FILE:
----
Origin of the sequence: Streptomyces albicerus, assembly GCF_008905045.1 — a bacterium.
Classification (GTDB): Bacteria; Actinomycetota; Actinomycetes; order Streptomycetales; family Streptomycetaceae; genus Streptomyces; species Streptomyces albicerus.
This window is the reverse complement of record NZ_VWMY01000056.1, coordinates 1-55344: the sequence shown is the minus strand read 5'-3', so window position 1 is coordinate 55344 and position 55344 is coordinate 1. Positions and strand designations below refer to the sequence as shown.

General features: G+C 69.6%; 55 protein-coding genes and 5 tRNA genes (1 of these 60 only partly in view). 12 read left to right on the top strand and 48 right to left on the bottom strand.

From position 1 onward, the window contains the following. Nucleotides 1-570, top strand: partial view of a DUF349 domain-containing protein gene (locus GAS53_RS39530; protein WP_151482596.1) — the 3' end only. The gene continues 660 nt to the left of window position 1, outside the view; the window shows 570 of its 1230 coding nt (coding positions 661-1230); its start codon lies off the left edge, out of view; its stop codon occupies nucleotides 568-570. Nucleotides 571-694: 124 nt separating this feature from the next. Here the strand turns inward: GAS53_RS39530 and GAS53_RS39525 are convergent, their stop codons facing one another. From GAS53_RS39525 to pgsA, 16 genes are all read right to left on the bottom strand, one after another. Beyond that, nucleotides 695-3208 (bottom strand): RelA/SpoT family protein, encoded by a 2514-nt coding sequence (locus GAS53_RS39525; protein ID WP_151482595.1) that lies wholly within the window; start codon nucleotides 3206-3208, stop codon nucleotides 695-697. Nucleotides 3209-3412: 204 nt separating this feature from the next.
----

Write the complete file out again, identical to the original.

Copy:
Origin of the sequence: Streptomyces albicerus, assembly GCF_008905045.1 — a bacterium.
Classification (GTDB): Bacteria; Actinomycetota; Actinomycetes; order Streptomycetales; family Streptomycetaceae; genus Streptomyces; species Streptomyces albicerus.
This window is the reverse complement of record NZ_VWMY01000056.1, coordinates 1-55344: the sequence shown is the minus strand read 5'-3', so window position 1 is coordinate 55344 and position 55344 is coordinate 1. Positions and strand designations below refer to the sequence as shown.

General features: G+C 69.6%; 55 protein-coding genes and 5 tRNA genes (1 of these 60 only partly in view). 12 read left to right on the top strand and 48 right to left on the bottom strand.

From position 1 onward, the window contains the following. Nucleotides 1-570, top strand: partial view of a DUF349 domain-containing protein gene (locus GAS53_RS39530; protein WP_151482596.1) — the 3' end only. The gene continues 660 nt to the left of window position 1, outside the view; the window shows 570 of its 1230 coding nt (coding positions 661-1230); its start codon lies off the left edge, out of view; its stop codon occupies nucleotides 568-570. Nucleotides 571-694: 124 nt separating this feature from the next. Here the strand turns inward: GAS53_RS39530 and GAS53_RS39525 are convergent, their stop codons facing one another. From GAS53_RS39525 to pgsA, 16 genes are all read right to left on the bottom strand, one after another. Beyond that, nucleotides 695-3208 (bottom strand): RelA/SpoT family protein, encoded by a 2514-nt coding sequence (locus GAS53_RS39525; protein ID WP_151482595.1) that lies wholly within the window; start codon nucleotides 3206-3208, stop codon nucleotides 695-697. Nucleotides 3209-3412: 204 nt separating this feature from the next.